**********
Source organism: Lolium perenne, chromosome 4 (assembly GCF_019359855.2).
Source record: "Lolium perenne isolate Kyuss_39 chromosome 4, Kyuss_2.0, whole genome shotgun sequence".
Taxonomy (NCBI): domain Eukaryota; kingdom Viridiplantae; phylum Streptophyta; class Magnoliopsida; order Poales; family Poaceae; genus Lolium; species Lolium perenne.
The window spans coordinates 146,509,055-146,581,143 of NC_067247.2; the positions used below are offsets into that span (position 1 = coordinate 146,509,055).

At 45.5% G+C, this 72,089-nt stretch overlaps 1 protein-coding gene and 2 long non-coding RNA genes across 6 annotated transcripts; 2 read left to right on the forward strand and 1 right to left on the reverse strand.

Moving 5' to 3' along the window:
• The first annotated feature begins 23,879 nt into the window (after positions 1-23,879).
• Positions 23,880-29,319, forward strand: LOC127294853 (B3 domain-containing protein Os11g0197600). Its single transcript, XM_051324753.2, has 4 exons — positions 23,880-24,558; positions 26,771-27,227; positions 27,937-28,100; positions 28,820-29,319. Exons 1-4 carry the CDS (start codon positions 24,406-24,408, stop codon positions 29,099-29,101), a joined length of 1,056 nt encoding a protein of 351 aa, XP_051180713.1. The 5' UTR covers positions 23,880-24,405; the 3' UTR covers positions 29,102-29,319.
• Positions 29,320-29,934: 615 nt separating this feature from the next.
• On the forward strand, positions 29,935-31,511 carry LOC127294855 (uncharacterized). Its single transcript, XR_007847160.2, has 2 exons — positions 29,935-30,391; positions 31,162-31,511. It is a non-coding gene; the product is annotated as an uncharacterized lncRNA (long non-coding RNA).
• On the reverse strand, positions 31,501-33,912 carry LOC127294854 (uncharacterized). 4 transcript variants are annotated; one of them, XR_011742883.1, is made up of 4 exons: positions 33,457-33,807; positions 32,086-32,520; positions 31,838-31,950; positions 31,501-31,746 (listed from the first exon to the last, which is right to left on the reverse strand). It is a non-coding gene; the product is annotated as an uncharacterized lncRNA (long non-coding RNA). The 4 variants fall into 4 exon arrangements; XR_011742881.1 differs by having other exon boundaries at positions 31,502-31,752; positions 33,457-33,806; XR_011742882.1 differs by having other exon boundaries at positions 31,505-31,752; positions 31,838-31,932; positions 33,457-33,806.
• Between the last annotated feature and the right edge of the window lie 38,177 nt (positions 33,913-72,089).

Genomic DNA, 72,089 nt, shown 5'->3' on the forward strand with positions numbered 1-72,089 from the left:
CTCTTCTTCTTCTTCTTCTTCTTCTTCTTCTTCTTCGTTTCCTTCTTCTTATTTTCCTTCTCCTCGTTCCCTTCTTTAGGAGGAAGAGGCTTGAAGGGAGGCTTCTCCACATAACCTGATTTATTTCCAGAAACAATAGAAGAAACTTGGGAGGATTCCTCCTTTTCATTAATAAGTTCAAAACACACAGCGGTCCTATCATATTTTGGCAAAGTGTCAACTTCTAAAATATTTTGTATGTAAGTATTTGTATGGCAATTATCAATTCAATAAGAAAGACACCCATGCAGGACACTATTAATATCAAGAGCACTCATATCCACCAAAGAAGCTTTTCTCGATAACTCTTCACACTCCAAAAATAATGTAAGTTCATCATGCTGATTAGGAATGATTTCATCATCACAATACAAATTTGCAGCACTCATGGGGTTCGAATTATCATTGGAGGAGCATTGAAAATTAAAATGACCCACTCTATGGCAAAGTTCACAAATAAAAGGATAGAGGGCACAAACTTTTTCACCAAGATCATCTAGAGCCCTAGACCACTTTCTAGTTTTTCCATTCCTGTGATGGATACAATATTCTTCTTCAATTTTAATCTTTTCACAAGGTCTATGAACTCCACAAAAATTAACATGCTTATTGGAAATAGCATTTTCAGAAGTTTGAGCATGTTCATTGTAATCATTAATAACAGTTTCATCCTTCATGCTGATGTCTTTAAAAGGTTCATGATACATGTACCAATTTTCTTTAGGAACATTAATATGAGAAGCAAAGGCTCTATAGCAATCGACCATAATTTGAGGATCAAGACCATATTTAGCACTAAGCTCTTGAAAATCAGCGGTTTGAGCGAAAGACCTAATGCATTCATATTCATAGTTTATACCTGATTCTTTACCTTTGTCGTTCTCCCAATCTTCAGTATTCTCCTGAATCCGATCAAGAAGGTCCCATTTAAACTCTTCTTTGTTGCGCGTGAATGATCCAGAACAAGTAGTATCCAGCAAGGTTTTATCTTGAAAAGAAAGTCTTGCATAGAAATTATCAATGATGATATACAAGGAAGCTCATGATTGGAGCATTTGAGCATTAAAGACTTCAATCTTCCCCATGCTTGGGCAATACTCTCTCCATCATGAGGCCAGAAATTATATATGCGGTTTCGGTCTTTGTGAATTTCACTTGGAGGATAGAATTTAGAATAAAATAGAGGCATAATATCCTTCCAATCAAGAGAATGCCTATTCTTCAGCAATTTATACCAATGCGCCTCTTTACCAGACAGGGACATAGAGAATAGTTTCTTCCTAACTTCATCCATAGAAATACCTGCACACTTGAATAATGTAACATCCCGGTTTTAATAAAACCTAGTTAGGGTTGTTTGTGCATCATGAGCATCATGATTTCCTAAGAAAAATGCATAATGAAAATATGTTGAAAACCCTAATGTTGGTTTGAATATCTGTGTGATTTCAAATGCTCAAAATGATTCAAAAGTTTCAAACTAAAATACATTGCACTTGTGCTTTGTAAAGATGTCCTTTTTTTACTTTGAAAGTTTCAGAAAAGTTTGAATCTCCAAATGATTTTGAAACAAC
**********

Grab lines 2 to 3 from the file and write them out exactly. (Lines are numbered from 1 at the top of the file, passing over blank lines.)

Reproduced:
Source record: "Lolium perenne isolate Kyuss_39 chromosome 4, Kyuss_2.0, whole genome shotgun sequence".
Taxonomy (NCBI): domain Eukaryota; kingdom Viridiplantae; phylum Streptophyta; class Magnoliopsida; order Poales; family Poaceae; genus Lolium; species Lolium perenne.